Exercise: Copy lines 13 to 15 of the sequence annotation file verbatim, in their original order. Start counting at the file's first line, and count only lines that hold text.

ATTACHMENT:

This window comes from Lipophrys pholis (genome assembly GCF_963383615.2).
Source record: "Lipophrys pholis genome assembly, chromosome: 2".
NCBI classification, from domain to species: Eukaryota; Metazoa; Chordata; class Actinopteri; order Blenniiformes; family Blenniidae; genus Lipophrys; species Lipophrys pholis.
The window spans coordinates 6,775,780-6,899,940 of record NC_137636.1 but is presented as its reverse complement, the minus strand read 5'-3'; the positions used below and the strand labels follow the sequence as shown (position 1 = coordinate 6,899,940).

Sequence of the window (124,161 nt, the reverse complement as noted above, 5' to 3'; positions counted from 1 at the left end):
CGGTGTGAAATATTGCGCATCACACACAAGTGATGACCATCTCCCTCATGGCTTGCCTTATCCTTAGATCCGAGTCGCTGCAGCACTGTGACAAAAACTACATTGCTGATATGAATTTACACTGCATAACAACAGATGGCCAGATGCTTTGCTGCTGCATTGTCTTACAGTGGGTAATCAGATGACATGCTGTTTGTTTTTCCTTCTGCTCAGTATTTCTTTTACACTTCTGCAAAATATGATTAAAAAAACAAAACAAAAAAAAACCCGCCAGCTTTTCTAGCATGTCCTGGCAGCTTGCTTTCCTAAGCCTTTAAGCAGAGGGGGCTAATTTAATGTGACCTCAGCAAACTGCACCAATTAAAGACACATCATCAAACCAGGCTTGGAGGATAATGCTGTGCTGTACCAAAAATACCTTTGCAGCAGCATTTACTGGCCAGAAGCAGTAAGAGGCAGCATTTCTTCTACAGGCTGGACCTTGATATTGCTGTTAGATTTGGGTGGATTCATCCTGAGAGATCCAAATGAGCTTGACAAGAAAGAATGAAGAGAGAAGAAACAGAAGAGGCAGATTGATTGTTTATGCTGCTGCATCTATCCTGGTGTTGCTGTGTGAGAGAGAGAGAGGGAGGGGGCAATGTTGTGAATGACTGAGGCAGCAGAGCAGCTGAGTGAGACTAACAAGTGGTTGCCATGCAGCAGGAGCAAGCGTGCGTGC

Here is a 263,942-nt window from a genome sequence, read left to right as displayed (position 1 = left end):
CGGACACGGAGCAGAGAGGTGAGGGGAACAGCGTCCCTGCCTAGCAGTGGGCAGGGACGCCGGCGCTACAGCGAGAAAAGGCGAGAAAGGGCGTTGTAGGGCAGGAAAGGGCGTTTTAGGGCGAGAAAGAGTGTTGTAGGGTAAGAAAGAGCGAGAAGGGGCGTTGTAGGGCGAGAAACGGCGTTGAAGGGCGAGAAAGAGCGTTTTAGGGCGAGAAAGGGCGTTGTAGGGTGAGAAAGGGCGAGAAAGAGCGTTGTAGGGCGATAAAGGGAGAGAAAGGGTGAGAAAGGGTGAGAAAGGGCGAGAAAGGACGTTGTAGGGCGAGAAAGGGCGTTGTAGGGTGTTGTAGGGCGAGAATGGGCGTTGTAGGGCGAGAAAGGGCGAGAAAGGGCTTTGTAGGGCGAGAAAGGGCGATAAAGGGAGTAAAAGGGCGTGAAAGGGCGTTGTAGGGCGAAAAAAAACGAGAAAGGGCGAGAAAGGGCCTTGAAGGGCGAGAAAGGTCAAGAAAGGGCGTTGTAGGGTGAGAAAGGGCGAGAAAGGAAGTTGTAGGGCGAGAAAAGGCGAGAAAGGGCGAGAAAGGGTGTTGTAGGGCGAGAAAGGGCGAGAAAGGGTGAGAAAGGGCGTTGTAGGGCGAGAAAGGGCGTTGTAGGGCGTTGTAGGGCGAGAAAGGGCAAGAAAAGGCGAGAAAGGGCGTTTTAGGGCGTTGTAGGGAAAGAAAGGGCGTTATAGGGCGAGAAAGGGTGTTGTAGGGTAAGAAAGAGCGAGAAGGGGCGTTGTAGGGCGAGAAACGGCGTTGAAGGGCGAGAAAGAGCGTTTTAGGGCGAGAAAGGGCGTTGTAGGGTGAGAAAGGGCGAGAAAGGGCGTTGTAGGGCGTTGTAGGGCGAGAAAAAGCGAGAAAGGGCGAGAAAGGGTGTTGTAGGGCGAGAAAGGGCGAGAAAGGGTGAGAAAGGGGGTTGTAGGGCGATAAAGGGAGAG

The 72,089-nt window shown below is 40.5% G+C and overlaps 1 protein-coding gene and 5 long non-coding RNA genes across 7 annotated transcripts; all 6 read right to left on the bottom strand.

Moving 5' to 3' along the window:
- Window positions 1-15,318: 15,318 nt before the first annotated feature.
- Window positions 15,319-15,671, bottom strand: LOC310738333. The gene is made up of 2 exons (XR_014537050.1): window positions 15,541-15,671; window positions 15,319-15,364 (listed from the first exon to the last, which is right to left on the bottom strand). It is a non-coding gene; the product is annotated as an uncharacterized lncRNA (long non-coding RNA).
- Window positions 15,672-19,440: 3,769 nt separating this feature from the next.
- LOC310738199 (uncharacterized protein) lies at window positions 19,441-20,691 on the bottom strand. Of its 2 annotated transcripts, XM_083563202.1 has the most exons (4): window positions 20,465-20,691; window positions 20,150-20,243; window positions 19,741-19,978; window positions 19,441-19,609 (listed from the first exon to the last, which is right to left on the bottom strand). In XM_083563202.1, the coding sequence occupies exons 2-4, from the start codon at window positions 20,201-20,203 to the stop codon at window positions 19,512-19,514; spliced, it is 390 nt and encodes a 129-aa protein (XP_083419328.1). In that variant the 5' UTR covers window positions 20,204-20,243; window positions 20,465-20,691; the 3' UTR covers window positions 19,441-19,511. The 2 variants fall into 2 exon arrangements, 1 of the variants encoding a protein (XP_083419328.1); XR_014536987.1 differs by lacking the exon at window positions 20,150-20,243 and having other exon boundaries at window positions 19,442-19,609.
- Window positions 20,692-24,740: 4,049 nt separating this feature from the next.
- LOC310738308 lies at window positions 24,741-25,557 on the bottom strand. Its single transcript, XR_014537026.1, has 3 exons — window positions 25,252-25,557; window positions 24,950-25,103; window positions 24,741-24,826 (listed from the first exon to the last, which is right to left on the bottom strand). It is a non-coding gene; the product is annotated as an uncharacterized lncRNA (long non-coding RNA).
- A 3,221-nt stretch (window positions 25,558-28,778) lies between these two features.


- Window positions 15,672-19,440: 3,769 nt separating this feature from the next.
- LOC310738199 (uncharacterized protein) lies at window positions 19,441-20,691 on the bottom strand. Of its 2 annotated transcripts, XM_083563202.1 has the most exons (4): window positions 20,465-20,691; window positions 20,150-20,243; window positions 19,741-19,978; window positions 19,441-19,609 (listed from the first exon to the last, which is right to left on the bottom strand). In XM_083563202.1, the coding sequence occupies exons 2-4, from the start codon at window positions 20,201-20,203 to the stop codon at window positions 19,512-19,514; spliced, it is 390 nt and encodes a 129-aa protein (XP_083419328.1). In that variant the 5' UTR covers window positions 20,204-20,243; window positions 20,465-20,691; the 3' UTR covers window positions 19,441-19,511. The 2 variants fall into 2 exon arrangements, 1 of the variants encoding a protein (XP_083419328.1); XR_014536987.1 differs by lacking the exon at window positions 20,150-20,243 and having other exon boundaries at window positions 19,442-19,609.
- Window positions 20,692-24,740: 4,049 nt separating this feature from the next.